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My 2 cents...

1. McPherson secured the road through Snake Creek Gap in the ridge west of Resaca on May 8, which flanked Johnston’s position near Dalton. McPherson had Dodge’s two division Corps approach Resaca on May 9th in a move that is still debated today (see Luke Freet’s comment above). He found it defended by approximately a division so McPherson had him pull back

2. A few days later Johnston had moved from Dalton and formed an arc around Resaca. Sherman moved his massive force up and attacked Johnston’s prepared position. Failed. Hood counter attacked at the northern end, partial success. But Logan’s Corps near the river on the west side of town pushed Polk’s men back and secured hills looking into town and within cannon range of the bridge. Meanwhile one of Dodge’s divisions found a crossing downriver. Johnston tried to counter but he had too few men to both hold the line against Sherman and detach a force to block the downriver crossing and the bridge was now in danger so he pulled out during the night and fell back about 15 miles to Adairsville

3. The battlefield park is in the area in which Dodge’s men tangled with Polk’s men on the 9th and Logan’s men tangled with them on the 14th/15th
 

NedBaldwin

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When driving I-75, if you get off at GA 136 and head west, the battlefield park is right there -- a grass field with a creek running through it and a row of hills about 1/2 mile from the highway. I beleive there is evidence of trenches and there are trails with intepretive signs
 

major bill

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I said that I had never visited it, but once I did get off of I-75 and drove to the battle site however the gate was closed and I was not able to enter. I guess I should have looked up the hours prior to stopping.
 

Luke Freet

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My 2 cents...

1. McPherson secured the road through Snake Creek Gap in the ridge west of Resaca on May 8, which flanked Johnston’s position near Dalton. McPherson had Dodge’s two division Corps approach Resaca on May 9th in a move that is still debated today (see Luke Freet’s comment above). He found it defended by approximately a division so McPherson had him pull back

2. A few days later Johnston had moved from Dalton and formed an arc around Resaca. Sherman moved his massive force up and attacked Johnston’s prepared position. Failed. Hood counter attacked at the northern end, partial success. But Logan’s Corps near the river on the west side of town pushed Polk’s men back and secured hills looking into town and within cannon range of the bridge. Meanwhile one of Dodge’s divisions found a crossing downriver. Johnston tried to counter but he had too few men to both hold the line against Sherman and detach a force to block the downriver crossing and the bridge was now in danger so he pulled out during the night and fell back about 15 miles to Adairsville

3. The battlefield park is in the area in which Dodge’s men tangled with Polk’s men on the 9th and Logan’s men tangled with them on the 14th/15th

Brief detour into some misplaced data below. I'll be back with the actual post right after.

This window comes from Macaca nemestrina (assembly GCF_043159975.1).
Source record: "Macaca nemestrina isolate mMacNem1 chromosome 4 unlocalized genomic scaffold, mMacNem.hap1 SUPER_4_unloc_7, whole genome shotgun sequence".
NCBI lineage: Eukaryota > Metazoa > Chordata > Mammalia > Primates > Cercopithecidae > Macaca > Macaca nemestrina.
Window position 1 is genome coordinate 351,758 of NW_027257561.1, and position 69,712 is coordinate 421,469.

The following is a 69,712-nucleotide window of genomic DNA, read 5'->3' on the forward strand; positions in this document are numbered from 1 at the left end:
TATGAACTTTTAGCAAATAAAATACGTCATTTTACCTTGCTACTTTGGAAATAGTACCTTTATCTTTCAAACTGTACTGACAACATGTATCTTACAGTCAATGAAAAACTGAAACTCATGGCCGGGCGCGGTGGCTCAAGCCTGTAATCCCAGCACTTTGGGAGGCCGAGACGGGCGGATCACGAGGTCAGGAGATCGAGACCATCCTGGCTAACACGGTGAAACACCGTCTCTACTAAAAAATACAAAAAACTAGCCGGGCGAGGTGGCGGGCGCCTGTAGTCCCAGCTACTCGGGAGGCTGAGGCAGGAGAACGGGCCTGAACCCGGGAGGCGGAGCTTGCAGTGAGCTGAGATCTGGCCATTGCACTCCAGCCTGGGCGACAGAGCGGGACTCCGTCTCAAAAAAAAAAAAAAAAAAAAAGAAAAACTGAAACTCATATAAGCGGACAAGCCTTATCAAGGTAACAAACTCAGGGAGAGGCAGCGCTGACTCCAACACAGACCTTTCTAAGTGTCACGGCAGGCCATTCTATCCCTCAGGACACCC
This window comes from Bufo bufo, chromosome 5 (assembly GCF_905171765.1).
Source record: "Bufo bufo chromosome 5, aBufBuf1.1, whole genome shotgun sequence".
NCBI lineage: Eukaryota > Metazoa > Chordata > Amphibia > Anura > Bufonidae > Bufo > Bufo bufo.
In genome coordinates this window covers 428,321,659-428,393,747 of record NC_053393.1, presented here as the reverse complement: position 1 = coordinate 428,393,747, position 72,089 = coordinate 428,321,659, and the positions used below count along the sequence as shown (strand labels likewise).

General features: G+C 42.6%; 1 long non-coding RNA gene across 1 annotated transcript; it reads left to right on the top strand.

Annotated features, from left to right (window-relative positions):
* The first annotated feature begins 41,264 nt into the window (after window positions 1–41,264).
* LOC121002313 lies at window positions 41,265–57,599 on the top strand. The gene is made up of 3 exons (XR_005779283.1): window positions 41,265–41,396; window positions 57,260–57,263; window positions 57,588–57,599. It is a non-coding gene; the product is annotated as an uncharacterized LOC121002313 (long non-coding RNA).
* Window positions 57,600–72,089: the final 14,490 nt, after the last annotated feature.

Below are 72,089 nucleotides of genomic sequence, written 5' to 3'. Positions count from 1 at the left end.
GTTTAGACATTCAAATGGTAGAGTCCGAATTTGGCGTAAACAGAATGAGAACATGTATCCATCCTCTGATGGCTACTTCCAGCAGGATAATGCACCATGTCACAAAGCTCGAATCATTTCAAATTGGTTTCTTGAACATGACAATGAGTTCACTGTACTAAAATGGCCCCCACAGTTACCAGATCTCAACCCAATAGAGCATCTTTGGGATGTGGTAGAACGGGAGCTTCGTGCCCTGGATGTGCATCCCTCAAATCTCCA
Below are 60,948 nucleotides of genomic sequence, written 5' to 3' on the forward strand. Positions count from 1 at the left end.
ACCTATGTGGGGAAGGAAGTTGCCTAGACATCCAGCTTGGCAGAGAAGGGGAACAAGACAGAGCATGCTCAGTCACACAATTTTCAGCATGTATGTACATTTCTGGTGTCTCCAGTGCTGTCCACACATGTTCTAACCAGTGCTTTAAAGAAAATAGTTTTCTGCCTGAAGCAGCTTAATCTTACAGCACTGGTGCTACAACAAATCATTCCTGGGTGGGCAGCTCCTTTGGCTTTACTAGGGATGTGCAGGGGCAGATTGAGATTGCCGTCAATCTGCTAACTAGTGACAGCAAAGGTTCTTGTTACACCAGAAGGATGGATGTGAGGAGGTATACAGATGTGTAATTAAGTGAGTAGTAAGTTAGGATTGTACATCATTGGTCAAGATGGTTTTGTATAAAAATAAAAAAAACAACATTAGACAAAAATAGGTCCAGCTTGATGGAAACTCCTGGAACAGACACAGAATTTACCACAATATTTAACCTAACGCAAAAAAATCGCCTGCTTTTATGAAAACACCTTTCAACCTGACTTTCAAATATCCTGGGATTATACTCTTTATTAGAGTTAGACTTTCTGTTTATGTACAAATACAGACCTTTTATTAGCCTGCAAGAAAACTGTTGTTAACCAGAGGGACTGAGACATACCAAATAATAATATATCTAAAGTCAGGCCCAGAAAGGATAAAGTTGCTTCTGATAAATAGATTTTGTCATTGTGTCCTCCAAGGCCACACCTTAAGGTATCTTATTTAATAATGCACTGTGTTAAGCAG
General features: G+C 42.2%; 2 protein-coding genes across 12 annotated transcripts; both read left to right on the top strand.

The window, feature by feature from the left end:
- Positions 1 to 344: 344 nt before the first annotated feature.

Pretty succinct summary of what went down. Thanks Ned.
 

James N.

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I have passed by The Battle of Reaca site on my way to and from Florida but never stopped to visit it. I am not sure there is much to see there but perhaps if I understood the battle better I would stop and spend a couple hours there. What do I need to understand to enjoy seeing the battle site?T
I think I read in the Resaca issue of Blue & Gray Magazine, before our Chickamauga gathering in 2018, that 160,000 troops were engaged in the Battle of Resaca. When we visited the battlefield, it was hard for me to wrap my brain around 160,000 troops packed into that ground.
Here's the website for the Resaca Battlefield Park: http://resacabattlefield.com/FoRstart.html
I enjoyed my visit there and was able to take the long walking trail which runs north along the west side of Camp Creek, the back down the other side. Would highly recommend a visit.
Is there much to see at the battle site?
Nope!!! I have visited Resaca twice. There is not much to see. Most battlefields have unit markers. Resaca does not. You are pretty much left on your own. For a Civil War battlefield, I was very disappointed.
When driving I-75, if you get off at GA 136 and head west, the battlefield park is right there -- a grass field with a creek running through it and a row of hills about 1/2 mile from the highway. I beleive there is evidence of trenches and there are trails with intepretive signs
... 3. The battlefield park is in the area in which Dodge’s men tangled with Polk’s men on the 9th and Logan’s men tangled with them on the 14th/15th
The trouble with most of you is that you're ONLY looking at the so-called Battlefield Park; Bobby's right - you couldn't fit 160,000 men inside it! HOWEVER, the battle itself as Ned has rightly observed is actually located solely on the center of the Confederate lines where the principal - but scarcely the only - Union assault was made. That would be like my friend Doug @1863surgeon who thought that because he had once long ago stopped at and looked for maybe fifteen minutes or so out over the field at Gettysburg where Pickett had made his Charge that he had "seen" Gettysburg! Like most Civil War battlefields, Resaca covers an area of several square miles, the principal sites consisting of: